Caitlyn Jenner’s experience will help others
ONE particular news piece has dominated this week, and that's the unveiling of Caitlyn Jenner, who was once America's athletic hero of the 1970s, Caitlyn Jenner.
Transgender has been celebrated in Australia since Caitlyn Jenner was still an Olympian.
Our widely acclaimed transgender performer, Carlotta, has been embraced by our nation since she graced the stage with the other Les Girls in the 70s.
Prior to that, our favourite "man in a dress" has been performing to crowds since the 60s, and is even honoured by the Queen for it.
Although he is not transgender, Dame Edna Everage is a cross-dressing hero to many, and one of our greatest icons.
So for a lot of Australians this is nothing new or ground-breaking.
But what does make this story so intriguing is the fact that Caitlyn Jenner was a powerhouse of a man and a symbol of American strength.
What Caitlyn Jenner has done is blow open the door for transgender acceptance, to an audience greater than anyone else has ever been able to achieve.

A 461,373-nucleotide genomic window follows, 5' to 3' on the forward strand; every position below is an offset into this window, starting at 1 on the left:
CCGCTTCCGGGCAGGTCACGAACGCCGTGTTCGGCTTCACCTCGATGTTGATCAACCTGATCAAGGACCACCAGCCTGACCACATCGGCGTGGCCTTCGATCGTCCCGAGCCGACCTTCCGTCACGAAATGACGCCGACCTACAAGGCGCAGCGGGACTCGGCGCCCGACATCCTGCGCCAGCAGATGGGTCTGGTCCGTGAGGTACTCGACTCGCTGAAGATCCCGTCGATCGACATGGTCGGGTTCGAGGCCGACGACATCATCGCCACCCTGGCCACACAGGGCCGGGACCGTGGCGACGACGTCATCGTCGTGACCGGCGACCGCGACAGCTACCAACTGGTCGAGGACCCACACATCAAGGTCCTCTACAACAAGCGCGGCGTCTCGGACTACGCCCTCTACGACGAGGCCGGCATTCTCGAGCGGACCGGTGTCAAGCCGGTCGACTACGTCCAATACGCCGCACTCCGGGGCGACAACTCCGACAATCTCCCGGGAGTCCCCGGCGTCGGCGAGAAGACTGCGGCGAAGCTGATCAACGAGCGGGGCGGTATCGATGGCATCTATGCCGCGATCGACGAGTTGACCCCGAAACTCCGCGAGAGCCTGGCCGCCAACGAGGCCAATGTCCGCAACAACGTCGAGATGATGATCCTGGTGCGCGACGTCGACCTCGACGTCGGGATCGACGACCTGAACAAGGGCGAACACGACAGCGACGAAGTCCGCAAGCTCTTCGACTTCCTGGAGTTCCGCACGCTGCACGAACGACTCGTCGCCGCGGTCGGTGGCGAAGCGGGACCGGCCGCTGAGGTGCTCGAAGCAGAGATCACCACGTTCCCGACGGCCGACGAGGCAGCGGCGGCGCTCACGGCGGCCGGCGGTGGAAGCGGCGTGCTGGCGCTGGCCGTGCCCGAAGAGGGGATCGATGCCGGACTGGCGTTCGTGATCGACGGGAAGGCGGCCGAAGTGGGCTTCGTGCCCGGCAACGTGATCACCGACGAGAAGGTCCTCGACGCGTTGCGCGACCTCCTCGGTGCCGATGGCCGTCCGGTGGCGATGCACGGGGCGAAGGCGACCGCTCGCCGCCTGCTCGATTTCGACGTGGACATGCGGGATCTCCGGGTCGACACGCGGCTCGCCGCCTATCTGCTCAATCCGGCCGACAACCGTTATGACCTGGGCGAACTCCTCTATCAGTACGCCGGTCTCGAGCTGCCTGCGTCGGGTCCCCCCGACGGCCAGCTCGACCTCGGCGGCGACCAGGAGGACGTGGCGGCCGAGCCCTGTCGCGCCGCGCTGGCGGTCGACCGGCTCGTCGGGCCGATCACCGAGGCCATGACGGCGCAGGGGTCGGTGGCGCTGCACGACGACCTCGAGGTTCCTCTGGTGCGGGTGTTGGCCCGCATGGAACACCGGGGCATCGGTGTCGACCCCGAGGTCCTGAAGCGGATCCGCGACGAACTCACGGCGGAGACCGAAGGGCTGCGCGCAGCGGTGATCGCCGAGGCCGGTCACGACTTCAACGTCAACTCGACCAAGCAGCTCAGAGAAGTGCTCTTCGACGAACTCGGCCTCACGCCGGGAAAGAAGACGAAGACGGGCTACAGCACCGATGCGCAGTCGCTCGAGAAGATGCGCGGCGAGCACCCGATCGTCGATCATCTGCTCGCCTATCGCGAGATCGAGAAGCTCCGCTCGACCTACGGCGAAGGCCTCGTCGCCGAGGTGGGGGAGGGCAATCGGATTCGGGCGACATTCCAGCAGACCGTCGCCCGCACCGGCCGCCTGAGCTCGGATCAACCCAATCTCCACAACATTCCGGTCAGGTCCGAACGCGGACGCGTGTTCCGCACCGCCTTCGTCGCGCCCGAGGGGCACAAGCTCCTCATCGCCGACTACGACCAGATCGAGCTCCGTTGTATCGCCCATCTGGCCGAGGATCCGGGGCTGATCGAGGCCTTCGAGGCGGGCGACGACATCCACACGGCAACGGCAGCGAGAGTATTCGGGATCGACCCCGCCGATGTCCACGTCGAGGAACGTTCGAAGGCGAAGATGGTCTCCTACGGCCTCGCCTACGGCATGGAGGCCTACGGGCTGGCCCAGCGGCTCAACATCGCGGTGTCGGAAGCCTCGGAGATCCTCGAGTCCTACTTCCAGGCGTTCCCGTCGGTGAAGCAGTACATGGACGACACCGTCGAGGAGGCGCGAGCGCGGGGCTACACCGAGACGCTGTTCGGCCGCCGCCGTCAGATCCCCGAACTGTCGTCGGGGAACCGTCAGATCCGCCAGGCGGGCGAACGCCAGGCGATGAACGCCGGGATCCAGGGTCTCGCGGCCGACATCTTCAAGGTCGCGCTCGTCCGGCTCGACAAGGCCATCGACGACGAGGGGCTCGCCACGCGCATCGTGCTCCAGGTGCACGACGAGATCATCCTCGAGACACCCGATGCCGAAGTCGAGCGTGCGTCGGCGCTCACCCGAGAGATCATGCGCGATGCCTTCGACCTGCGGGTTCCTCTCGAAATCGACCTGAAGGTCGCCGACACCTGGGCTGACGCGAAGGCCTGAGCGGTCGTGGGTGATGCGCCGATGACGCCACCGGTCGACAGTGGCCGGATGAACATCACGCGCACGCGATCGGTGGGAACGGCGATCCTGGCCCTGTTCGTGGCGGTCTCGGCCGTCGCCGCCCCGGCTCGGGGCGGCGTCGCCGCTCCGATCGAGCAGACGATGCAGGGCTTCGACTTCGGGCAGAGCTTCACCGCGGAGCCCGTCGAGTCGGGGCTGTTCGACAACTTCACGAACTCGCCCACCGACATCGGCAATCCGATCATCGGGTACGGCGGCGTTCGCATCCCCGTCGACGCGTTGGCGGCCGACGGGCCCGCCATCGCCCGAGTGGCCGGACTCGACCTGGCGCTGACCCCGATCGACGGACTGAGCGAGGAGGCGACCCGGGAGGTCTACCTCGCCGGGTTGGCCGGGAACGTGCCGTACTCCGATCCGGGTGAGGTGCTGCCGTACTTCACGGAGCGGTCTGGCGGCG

I hope more transgenders can show their existence, and move forward in society without prejudice.
We have the science that allows people to be who they feel they are on the inside, so surely this is a positive thing?
The transgender community has the highest rate of suicide attempts and substance abuse over any other marginalised sections of society, so hopefully Caitlyn's story helps other families with acceptance and lowers the statistics in this area.
Around the area of Redfern in inner Sydney, where I worked in the police, there is a large transgender community, so each person had to be dealt with in respect to their preferences.
Being identified as a certain sex, or in a most recent case, being legally known as no sex at all, initiates many rights for that individual.
These are rights that we as "cisgender" people take for granted, such as whether you are searched by a male or female police officer.
Or, for the more law-abiding citizens, which public toilets you use.
When you're in an area such as this, being different is normal so people's choices aren't as intimidating as you may think.
A lack of understanding will breed intolerance so if we can learn anything from Caitlyn's transition, it's that we really can't categorise "normal" anymore.